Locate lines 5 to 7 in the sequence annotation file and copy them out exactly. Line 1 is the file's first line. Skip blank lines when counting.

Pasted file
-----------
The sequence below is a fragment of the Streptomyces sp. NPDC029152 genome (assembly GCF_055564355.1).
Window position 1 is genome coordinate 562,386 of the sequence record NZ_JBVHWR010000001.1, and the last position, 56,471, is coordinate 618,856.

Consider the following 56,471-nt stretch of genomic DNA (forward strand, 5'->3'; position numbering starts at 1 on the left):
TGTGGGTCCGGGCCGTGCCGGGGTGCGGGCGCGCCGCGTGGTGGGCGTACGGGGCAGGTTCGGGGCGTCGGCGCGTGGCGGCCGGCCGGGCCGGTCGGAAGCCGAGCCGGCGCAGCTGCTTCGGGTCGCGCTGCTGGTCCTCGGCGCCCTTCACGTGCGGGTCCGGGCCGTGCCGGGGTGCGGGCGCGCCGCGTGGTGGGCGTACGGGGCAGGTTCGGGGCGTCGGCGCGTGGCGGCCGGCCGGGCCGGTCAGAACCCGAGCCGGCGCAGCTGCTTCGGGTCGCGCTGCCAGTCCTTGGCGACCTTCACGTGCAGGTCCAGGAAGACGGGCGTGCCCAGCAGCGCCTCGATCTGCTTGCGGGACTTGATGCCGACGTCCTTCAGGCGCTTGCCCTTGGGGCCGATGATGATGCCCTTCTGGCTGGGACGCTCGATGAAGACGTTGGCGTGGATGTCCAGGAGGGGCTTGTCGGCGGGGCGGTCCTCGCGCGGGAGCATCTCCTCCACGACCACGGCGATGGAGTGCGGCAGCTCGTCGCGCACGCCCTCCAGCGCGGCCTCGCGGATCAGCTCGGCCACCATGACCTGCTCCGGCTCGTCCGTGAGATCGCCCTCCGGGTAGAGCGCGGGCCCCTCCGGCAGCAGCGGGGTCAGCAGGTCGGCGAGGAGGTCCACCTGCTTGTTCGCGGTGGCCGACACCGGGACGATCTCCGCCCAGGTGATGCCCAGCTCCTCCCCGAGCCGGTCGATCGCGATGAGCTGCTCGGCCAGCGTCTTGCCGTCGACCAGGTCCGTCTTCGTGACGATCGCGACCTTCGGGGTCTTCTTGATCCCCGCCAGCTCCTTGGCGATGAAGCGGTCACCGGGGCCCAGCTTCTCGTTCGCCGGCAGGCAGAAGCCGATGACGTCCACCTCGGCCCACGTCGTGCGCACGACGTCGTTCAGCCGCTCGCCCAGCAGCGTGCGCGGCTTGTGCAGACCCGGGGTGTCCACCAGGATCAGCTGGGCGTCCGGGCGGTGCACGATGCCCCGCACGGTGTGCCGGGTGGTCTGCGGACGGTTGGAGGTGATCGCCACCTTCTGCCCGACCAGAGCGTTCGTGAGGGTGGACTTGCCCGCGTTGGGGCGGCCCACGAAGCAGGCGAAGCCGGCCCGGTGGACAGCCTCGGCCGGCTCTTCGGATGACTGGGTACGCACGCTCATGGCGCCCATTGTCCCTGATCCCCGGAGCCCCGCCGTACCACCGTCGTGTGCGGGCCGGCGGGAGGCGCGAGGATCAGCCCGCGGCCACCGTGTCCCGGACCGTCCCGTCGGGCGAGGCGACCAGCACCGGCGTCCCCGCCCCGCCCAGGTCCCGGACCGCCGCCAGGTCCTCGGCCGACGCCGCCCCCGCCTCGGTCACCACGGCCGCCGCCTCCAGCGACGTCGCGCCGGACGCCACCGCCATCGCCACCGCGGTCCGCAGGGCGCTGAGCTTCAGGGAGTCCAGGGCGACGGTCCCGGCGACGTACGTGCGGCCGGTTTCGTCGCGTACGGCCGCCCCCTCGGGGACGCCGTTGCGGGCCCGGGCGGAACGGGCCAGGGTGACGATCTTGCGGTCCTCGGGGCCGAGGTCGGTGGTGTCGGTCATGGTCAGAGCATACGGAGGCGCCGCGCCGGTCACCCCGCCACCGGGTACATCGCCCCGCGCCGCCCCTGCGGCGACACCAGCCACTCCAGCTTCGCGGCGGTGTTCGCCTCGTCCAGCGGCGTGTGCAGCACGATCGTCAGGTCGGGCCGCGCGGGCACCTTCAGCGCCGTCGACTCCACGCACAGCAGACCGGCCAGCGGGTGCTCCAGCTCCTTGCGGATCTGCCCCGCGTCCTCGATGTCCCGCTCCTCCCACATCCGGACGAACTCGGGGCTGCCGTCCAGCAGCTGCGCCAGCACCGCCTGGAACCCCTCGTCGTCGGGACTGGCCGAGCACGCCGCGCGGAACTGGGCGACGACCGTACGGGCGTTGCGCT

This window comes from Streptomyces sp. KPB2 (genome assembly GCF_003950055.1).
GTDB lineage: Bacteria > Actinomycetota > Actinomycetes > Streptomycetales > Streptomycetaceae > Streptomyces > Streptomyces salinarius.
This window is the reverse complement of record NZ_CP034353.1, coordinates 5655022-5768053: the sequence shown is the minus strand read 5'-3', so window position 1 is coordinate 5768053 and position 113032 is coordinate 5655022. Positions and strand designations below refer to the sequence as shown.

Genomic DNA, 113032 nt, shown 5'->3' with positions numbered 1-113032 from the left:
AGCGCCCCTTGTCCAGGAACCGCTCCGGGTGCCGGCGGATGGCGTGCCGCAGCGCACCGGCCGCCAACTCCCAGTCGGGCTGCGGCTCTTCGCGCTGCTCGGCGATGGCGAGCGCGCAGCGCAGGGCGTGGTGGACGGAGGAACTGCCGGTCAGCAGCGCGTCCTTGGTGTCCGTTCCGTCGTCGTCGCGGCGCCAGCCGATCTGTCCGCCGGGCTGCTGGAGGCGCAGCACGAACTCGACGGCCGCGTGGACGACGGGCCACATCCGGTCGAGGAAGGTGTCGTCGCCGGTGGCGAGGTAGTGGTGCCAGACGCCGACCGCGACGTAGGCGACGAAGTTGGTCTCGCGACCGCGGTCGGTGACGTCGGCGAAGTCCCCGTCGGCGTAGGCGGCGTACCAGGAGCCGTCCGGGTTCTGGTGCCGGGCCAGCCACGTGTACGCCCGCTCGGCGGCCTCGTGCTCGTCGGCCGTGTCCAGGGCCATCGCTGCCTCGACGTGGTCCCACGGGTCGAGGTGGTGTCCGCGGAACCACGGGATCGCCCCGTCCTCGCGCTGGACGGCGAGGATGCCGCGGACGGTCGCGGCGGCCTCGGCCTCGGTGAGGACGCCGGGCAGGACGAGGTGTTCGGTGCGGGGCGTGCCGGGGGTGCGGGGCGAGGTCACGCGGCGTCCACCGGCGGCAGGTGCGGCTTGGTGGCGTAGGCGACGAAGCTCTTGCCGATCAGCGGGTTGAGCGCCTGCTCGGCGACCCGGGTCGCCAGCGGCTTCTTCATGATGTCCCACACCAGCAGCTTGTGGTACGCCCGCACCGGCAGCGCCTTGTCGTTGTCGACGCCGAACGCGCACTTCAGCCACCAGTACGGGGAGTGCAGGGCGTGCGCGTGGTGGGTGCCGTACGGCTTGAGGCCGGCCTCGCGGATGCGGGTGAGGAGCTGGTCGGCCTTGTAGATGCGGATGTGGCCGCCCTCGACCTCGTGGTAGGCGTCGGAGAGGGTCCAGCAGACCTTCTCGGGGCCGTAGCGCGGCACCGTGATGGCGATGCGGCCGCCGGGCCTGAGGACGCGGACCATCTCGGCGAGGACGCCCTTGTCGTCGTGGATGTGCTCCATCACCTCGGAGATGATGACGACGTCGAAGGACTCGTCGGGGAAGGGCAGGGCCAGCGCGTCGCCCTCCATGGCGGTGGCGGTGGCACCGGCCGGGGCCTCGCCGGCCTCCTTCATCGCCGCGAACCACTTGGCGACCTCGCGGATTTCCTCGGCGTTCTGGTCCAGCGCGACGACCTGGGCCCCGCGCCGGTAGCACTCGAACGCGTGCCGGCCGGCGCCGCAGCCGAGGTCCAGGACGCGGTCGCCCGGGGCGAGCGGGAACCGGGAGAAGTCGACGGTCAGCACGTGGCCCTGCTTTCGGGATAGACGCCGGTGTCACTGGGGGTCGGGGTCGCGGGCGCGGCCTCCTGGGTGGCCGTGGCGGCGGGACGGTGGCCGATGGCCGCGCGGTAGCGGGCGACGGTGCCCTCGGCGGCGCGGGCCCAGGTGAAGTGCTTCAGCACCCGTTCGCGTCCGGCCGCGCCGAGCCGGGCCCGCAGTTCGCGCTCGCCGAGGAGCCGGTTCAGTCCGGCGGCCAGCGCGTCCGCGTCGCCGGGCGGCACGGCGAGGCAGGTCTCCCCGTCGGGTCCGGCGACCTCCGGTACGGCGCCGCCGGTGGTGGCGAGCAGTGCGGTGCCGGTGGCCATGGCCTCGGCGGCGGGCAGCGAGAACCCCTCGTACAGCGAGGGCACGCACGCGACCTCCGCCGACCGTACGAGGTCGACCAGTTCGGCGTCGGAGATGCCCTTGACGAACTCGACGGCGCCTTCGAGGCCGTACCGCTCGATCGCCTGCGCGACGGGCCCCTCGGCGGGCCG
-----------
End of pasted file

This window comes from Streptomyces sp. KPB2 (genome assembly GCF_003950055.1).
GTDB lineage: Bacteria > Actinomycetota > Actinomycetes > Streptomycetales > Streptomycetaceae > Streptomyces > Streptomyces salinarius.
This window is the reverse complement of record NZ_CP034353.1, coordinates 5655022-5768053: the sequence shown is the minus strand read 5'-3', so window position 1 is coordinate 5768053 and position 113032 is coordinate 5655022. Positions and strand designations below refer to the sequence as shown.